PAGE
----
New York art dealer Monroe Warshaw was in Paris in April in search of drawings on paper. He regularly visits London, or Paris, in search of art.
While there, he attended an auction and purchased two ceremonial artifacts of the Hopi Tribe. After doing so, he was immediately vilified in the press. He had no idea of the controversy he stumbled into.
“I spoke with my normal lack of tact,” he said during an August visit to Flagstaff, remembering the interviews by the press after the auction.
From far and wide, he was accused of having no morals, of exploiting the Hopi culture. He insists his intentions were honorable.
Regardless, Warshaw made good on a promise he made in August to the Hopi Tribe. On Monday, the two sacred objects he purchased for nearly $40,000 at the auction were repatriated without cost to the tribe.
“Just happy I did the right thing,” Warshaw said via email this week.
Leigh Kuwanwisiwma, director Hopi Cultural Preservation Office, confirmed the artifacts Warshaw purchased were returned this week.
“On behalf of the Hopi people, the kindness and understanding by Mr. Warshaw over the past several months is really well appreciated,” Kuwanwisiwma said.
He added that for many non-Hopi people it is hard to understand the importance of these ceremonial items.
“It’s something that I personally express my gratitude to Mr. Warshaw,” Kuwanwisiwma said.
Although he said he could not be specific about the fate of the items, Kuwanwisiwma said that they will be kept safe.
“The sacred objects will be returned to one of the Hopi villages, to the Kachina priests who have stewardship over these types of items,” he said.
After he left Paris, Warshaw, still smarting from the negative press, took a road trip out West with his trusty canine buddy, Pastrami. It was while on this trip a friend of his suggested that, while he was in the area, he should visit the Hopi Reservation.
He did, and he and Pastrami enjoyed wonderful adventures among the Hopi after a tense visit with tribal leaders.
“We’ve been communicating with Mr. Warshaw since the auction in Paris,” Kuwanwisiwma said.
Initially, when Warshaw purchased the items, his intent was to preserve them so they would not end up in the hands of a private collector and lost to the world. His aim was to donate them to a museum, where he knew they would be safely preserved and available to educate.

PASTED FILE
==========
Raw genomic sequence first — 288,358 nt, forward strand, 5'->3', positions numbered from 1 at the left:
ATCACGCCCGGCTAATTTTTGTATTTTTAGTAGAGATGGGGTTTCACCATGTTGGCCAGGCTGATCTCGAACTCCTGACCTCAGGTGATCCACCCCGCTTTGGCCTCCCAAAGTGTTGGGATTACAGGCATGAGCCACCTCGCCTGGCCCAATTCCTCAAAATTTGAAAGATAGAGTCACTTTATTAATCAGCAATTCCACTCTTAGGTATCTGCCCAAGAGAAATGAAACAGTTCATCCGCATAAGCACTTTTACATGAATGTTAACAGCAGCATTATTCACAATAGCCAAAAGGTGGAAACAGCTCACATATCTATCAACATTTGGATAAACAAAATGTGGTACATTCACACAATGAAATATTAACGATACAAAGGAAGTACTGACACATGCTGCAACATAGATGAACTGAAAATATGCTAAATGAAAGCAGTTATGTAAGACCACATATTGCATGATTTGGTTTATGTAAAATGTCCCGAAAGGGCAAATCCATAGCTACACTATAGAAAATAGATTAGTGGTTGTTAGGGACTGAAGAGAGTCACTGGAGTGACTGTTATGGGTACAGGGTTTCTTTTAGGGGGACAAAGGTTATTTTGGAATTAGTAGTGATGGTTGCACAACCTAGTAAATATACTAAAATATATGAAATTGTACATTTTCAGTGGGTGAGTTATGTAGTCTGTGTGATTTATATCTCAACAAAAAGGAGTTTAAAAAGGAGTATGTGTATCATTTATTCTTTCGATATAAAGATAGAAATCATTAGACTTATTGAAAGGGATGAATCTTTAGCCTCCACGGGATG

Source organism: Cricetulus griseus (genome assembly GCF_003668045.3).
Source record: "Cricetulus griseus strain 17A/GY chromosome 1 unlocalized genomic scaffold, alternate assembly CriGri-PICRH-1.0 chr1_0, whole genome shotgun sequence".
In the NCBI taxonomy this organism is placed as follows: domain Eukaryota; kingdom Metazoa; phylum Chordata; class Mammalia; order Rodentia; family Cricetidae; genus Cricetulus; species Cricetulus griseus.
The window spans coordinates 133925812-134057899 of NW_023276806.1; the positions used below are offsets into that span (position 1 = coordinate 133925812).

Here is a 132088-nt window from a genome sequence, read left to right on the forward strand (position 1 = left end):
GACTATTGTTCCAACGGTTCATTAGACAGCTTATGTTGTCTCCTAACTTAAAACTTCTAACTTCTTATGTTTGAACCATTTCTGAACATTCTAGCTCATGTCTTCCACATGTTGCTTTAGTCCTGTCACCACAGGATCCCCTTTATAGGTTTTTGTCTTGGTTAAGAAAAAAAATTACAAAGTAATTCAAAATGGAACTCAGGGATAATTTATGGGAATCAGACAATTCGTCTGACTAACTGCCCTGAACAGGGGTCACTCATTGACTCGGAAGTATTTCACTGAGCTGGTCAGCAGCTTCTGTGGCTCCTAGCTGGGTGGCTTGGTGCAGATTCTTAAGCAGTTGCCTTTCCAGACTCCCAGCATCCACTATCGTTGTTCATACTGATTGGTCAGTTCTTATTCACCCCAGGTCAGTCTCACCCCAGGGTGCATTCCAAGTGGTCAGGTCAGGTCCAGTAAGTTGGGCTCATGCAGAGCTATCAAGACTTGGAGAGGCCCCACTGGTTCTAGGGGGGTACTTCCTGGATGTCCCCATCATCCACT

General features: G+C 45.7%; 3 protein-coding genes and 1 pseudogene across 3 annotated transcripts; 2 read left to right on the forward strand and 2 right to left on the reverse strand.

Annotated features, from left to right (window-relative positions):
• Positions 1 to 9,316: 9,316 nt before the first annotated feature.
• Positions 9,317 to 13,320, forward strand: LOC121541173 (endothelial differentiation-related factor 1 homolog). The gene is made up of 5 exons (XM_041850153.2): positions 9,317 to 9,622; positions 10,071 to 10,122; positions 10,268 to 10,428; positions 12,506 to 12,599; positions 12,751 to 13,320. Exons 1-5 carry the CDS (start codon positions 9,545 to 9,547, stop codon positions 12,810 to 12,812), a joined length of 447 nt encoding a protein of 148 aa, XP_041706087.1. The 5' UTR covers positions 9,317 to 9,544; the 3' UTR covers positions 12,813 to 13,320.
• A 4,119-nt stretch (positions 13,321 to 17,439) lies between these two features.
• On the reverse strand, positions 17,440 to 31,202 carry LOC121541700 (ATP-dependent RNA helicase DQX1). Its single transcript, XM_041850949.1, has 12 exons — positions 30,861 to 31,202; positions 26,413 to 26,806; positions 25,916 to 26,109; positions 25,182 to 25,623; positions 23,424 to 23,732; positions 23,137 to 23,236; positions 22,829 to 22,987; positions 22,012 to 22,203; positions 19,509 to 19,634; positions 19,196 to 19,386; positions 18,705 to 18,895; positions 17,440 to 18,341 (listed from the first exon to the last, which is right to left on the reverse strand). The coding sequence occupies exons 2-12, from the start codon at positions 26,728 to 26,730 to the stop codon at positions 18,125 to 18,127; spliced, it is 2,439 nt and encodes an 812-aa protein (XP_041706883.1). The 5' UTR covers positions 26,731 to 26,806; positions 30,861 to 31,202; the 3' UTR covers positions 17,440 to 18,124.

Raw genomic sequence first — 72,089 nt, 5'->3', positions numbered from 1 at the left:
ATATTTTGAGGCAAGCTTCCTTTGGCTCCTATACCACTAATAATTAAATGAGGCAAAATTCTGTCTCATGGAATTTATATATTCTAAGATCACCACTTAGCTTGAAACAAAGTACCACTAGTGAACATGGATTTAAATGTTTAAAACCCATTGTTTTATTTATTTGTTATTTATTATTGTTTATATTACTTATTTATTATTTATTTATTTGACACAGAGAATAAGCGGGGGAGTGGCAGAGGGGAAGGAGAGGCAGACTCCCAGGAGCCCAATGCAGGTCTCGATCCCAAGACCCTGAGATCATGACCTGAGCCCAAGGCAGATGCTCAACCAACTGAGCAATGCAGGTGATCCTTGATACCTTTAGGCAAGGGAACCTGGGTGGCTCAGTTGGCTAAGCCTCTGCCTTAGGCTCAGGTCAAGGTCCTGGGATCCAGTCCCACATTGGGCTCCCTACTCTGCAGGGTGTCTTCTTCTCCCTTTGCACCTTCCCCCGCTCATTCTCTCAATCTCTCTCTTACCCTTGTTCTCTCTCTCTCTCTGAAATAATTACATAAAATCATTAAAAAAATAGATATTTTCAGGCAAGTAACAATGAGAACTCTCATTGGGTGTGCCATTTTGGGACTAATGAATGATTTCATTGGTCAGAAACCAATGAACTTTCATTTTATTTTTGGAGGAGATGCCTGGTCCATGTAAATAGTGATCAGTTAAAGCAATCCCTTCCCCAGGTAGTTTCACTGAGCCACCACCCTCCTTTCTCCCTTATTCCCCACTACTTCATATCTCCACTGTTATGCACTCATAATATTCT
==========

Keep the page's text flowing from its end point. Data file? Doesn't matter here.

In an email attempting to describe his position, Warshaw stated, “The culture that created a work might not necessarily be the best one to preserve it.”
Warshaw made several visits to the Hopi reservation.
Kuwanwisiwma said during one of those visits, Warshaw was invited to attend a sacred ceremony.
“He became convinced, and that’s what happened,” he said.
NO OTHER PLACE
“What I saw changed my mind,” Warshaw said. “(The artifacts) are living to them, and they’re still using them in a living way.”
He made friends. He admired the artistry in the work by the artists. And, with Pastrami tagging along, Warshaw said he was surprised he shared a similar sense of humor with many of the Hopi he met.
“What they create is remarkable,” Warshaw said. “It’s not like any other place.”
The process to get the objects back to the Hopi has been a lengthy one, Warshaw said. They had to make the journey from France. There was a holdup with U.S. Customs. They had to get to Arizona and finally to the Hopi Reservation.
“They are beautiful objects to us — alive and inhabited to them,” Warshaw said, adding they were part of a ritual thousands of years old.
“You learn you don’t own them,” Warshaw said. “You can’t own them. They are a part of these people.”
Kuwanwisiwma said the tribe’s effort to repatriate sacred objects and artifacts will continue.
“I think the Paris situation, as far as the auction, of course, was a very, very challenging issue with the Hopi Tribe in general,” he said. “The efforts by the Hopi tribe dealt with a foreign jurisdiction.”
There was no legal precedent to prevent the auction from happening, he said. But he added that he believed the Hopi were successful in educating others about the issue.
“The Hopi Tribe’s efforts, including our office, will simply not end with the April auction,” he said.
Kuwanwisiwma said at this moment, there are auctions and sales happening all over the world of not just Hopi sacred objects, but other indigenous sacred objects.
“All I can say is I hope, at the very minimum, (they) get educated ... and hope it can stop,” he said.
His offer is for anyone who has sacred objects of the Hopi to reach out to the cultural preservation office and discuss with the Hopi tribe how they might come to an repatriation agreement.
As for a lesson he learned, Warshaw put up some of his customary humor: “Stick to what you know. Don’t get involved in something you know nothing or little about.”
Larry Hendricks can be reached at 556-2262 or firstname.lastname@example.org.
People interested in repatriating sacred objects of the Hopi can call Kuwanwisiwma at the Hopi Cultural Preservation office at (928) 380-6322. For more information about the preservation office, visit http://www8.nau.edu/hcpo-p/.